Now the Bobcat UTV gave me a fit as it was in limp mode. Very deep in the service manual was the solution as how it the system could be placed in limp mode. Turn out to be a simple parking brake adjustment. I wasn't experienced on Bobcat system so I depending input from other techs that were just as inexperienced as myself. They were suggesting things to try but none of them were fixing the problem. I finally brought and read the service manual fully that when I found the solution. I also found a partially clogged injector. I reckon the old saying "When all else fails read the blank (service) manual." still applies.:LOL:

Yes having the test equipment is very nice and on some of the equipment is nearly mandatory especially something like the Cam Am ATVs. I have manage so far to do with the diagnostic computer just by using troubleshooting skills but there will be a time that I will need it. Glad to hear they are now standardizing the systems on the small engine so an universal code reader can be used. This would make it make simpler for all of us in the field.

I just wondering when they are going start adding O2 sensors to the system as the systems I have work on so far don't have them.
 

Hammermechanicman

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Stihl has their M-tronic system and now the 500 FI saw. Unless you are a dealer good luck diagnosing problems. Many manufacturers are following the lead of Microsoft and John Deere, they own the software. There is an ongoing legal fight for the right to repair. Even if consumers win the right to repair when will scan tools ba available? At a price small shops can afford? Be careful what you ask for. You might get it.
 

ILENGINE

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Just like autos manufactures first came with EFI systems which were terrible all the tech had a very steep learning curve along with the systems poor designs.

I think it mostly the learning curve of the shop techs that makes them difficult to repair. Having good service manuals at hand helps a lot when they are used (read). With my background with my personal EFI automobiles it is a little for me to understand the EFI systems on small engines. Even techs with a lifetime of experience are being thrown a curve ball on these systems as it is all new to us.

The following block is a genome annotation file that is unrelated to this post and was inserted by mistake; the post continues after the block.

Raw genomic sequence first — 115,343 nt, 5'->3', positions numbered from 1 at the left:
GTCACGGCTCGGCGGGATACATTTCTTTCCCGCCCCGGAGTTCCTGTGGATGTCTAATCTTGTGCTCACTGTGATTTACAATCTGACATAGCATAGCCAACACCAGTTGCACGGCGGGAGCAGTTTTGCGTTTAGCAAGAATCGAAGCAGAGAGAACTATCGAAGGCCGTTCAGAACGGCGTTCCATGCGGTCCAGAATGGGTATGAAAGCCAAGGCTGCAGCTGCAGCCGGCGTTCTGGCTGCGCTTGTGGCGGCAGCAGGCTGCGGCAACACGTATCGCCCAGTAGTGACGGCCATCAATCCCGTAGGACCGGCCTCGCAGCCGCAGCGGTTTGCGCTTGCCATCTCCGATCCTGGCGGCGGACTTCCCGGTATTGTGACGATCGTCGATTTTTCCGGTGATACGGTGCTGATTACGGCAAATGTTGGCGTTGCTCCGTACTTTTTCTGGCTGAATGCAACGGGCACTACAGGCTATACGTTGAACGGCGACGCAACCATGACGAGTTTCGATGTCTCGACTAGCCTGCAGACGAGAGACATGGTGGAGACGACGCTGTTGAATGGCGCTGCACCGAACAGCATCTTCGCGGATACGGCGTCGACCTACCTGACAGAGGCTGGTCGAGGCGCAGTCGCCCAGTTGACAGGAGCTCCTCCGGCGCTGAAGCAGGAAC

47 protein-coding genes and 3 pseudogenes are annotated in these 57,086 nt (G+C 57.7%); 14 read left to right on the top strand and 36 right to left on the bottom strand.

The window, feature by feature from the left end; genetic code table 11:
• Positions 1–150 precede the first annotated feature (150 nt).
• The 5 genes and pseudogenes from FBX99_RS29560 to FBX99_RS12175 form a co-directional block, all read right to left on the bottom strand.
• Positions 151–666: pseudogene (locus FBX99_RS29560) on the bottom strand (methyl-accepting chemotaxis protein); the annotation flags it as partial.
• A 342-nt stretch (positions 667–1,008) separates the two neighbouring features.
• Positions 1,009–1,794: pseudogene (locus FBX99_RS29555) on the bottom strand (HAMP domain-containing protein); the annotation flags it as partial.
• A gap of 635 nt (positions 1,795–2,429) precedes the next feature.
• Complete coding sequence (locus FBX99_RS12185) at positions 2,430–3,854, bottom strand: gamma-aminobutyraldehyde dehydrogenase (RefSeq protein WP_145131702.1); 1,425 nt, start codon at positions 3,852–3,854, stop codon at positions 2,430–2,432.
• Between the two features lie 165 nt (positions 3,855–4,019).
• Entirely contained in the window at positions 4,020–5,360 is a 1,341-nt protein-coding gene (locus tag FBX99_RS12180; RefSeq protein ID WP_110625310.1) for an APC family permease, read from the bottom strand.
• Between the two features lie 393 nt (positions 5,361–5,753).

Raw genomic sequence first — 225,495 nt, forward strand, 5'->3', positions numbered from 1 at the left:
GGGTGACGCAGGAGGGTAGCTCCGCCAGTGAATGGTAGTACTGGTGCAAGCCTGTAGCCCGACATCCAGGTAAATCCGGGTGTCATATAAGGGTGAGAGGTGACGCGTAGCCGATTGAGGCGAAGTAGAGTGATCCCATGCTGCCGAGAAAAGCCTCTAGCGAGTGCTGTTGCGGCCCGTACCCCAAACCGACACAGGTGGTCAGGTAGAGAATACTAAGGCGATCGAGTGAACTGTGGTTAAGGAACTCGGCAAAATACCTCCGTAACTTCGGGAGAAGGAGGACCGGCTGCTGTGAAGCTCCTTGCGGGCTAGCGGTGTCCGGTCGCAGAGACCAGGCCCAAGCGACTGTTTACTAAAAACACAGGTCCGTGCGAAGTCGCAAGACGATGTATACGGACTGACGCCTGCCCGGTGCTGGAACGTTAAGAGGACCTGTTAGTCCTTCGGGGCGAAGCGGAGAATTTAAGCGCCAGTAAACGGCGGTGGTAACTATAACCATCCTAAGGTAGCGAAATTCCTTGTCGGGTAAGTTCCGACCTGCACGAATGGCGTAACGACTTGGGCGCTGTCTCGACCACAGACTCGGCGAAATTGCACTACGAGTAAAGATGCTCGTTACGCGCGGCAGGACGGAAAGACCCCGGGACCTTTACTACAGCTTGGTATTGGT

The EFI systems that I repaired have improved a lot over the last few years. I remember the first Robin/Subaru engines where EFI was a total failure and they had to convert back to carburetors. Now the last few EFI Kawasaki engines that repaired was fairly easy to diagnose the problem. Due to compactness of today's equipment especially the ATVs accessing things can be problem though.

Now the Bobcat UTV gave me a fit as it was in limp mode. Very deep in the service manual was the solution as how it the system could be placed in limp mode. Turn out to be a simple parking brake adjustment. I wasn't experienced on Bobcat system so I depending input from other techs that were just as inexperienced as myself. They were suggesting things to try but none of them were fixing the problem. I finally brought and read the service manual fully that when I found the solution. I also found a partially clogged injector. I reckon the old saying "When all else fails read the blank (service) manual." still applies.:LOL:

Yes having the test equipment is very nice and on some of the equipment is nearly mandatory especially something like the Cam Am ATVs. I have manage so far to do with the diagnostic computer just by using troubleshooting skills but there will be a time that I will need it. Glad to hear they are now standardizing the systems on the small engine so an universal code reader can be used. This would make it make simpler for all of us in the field.

I just wondering when they are going start adding O2 sensors to the system as the systems I have work on so far don't have them.
Kohler has been using O2 sensors for close to 20 years starting with the CH26. the newer ones are 4 wire with heater circuit closed loop systems. I don't see a standardization of the systems right now. The best is a generac code reader for Kohler, Briggs, MTD, for retrieving the codes. But as of right now Kohler is moving to their 3rd version of the software with a new connector plug to work with the new electronic governor systems. And that system will not work with the CAN BUS system of the mower that it is one that required the mower manufacturer software. So there are two diagnostic plugs on some mowers. One for the engine and one for the mower.
 

ILENGINE

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Stihl has their M-tronic system and now the 500 FI saw. Unless you are a dealer good luck diagnosing problems. Many manufacturers are following the lead of Microsoft and John Deere, they own the software. There is an ongoing legal fight for the right to repair. Even if consumers win the right to repair when will scan tools ba available? At a price small shops can afford? Be careful what you ask for. You might get it.
Not only Stihl but Husqvarna, Kohler, Briggs, Kawasaki, Honda, Yamaha, MTD and I am sure I am missing some.